Follow Techotopia on Twitter

On-line Guides
All Guides
eBook Store
iOS / Android
Linux for Beginners
Office Productivity
Linux Installation
Linux Security
Linux Utilities
Linux Virtualization
Linux Kernel
System/Network Admin
Programming
Scripting Languages
Development Tools
Web Development
GUI Toolkits/Desktop
Databases
Mail Systems
openSolaris
Eclipse Documentation
Techotopia.com
Virtuatopia.com

How To Guides
Virtualization
General System Admin
Linux Security
Linux Filesystems
Web Servers
Graphics & Desktop
PC Hardware
Windows
Problem Solutions
Privacy Policy

  




 

 

21.6. Configuring the current ABI

gdb can determine the ABI (Application Binary Interface) of your application automatically. However, sometimes you need to override its conclusions. Use these commands to manage gdb's view of the current ABI.

One gdb configuration can debug binaries for multiple operating system targets, either via remote debugging or native emulation. gdb will autodetect the OS ABI (Operating System ABI) in use, but you can override its conclusion using the set osabi command. One example where this is useful is in debugging of binaries which use an alternate C library (e.g. uClibc for gnu/Linux) which does not have the same identifying marks that the standard C library for your platform provides.

show osabi

Show the OS ABI currently in use.

set osabi

With no argument, show the list of registered available OS ABI's.

set osabi abi

Set the current OS ABI to abi.

Generally, the way that an argument of type float is passed to a function depends on whether the function is prototyped. For a prototyped (that is, ANSI/ISO style) function, float arguments are passed unchanged, according to the architecture's convention for float. For unprototyped (that is, K&R style) functions, float arguments are first promoted to type double and then passed.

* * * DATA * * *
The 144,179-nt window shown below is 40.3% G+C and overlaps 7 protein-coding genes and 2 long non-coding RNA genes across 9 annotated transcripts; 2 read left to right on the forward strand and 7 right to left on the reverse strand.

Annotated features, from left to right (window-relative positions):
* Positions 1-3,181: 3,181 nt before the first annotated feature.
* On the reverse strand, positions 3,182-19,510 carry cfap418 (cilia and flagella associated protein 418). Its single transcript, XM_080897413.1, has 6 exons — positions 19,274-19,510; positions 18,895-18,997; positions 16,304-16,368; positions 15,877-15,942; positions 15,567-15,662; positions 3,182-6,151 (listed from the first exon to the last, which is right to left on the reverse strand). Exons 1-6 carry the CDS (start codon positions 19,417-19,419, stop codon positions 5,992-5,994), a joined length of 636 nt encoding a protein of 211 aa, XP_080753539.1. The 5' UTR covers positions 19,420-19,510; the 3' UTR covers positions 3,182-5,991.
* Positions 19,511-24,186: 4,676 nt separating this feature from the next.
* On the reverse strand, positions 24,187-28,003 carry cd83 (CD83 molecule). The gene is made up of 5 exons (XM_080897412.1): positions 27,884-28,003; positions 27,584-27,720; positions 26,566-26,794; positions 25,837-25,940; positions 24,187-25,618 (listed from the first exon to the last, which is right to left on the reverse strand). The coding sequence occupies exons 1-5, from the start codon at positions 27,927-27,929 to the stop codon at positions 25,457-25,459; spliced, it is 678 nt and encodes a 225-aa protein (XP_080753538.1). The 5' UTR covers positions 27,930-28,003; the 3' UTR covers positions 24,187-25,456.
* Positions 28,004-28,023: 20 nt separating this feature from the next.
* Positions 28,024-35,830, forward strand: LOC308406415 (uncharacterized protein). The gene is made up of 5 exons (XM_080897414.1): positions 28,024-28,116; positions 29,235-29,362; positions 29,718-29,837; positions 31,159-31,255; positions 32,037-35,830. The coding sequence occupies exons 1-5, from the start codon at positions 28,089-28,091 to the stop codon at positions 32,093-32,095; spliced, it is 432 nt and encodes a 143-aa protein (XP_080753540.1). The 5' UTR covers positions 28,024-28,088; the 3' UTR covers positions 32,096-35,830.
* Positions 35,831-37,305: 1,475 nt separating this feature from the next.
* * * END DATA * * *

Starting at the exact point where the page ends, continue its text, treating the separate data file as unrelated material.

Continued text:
Unfortunately, some forms of debug information do not reliably indicate whether a function is prototyped. If gdb calls a function that is not marked as prototyped, it consults set coerce-float-to-double.

set coerce-float-to-double, set coerce-float-to-double on

Arguments of type float will be promoted to double when passed to an unprototyped function. This is the default setting.

set coerce-float-to-double off

Arguments of type float will be passed directly to unprototyped functions.

gdb needs to know the ABI used for your program's C++ objects. The correct C++ ABI depends on which C++ compiler was used to build your application. gdb only fully supports programs with a single C++ ABI; if your program contains code using multiple C++ ABI's or if gdb can not identify your program's ABI correctly, you can tell gdb which ABI to use. Currently supported ABI's include "gnu-v2", for g++ versions before 3.0, "gnu-v3", for g++ versions 3.0 and later, and "hpaCC" for the HP ANSI C++ compiler. Other C++ compilers may use the "gnu-v2" or "gnu-v3" ABI's as well. The default setting is "auto".

show cp-abi

Show the C++ ABI currently in use.

set cp-abi

With no argument, show the list of supported C++ ABI's.

set cp-abi abi, set cp-abi auto

Set the current C++ ABI to abi, or return to automatic detection.

 
 
  Published under the terms of the GNU General Public License Design by Interspire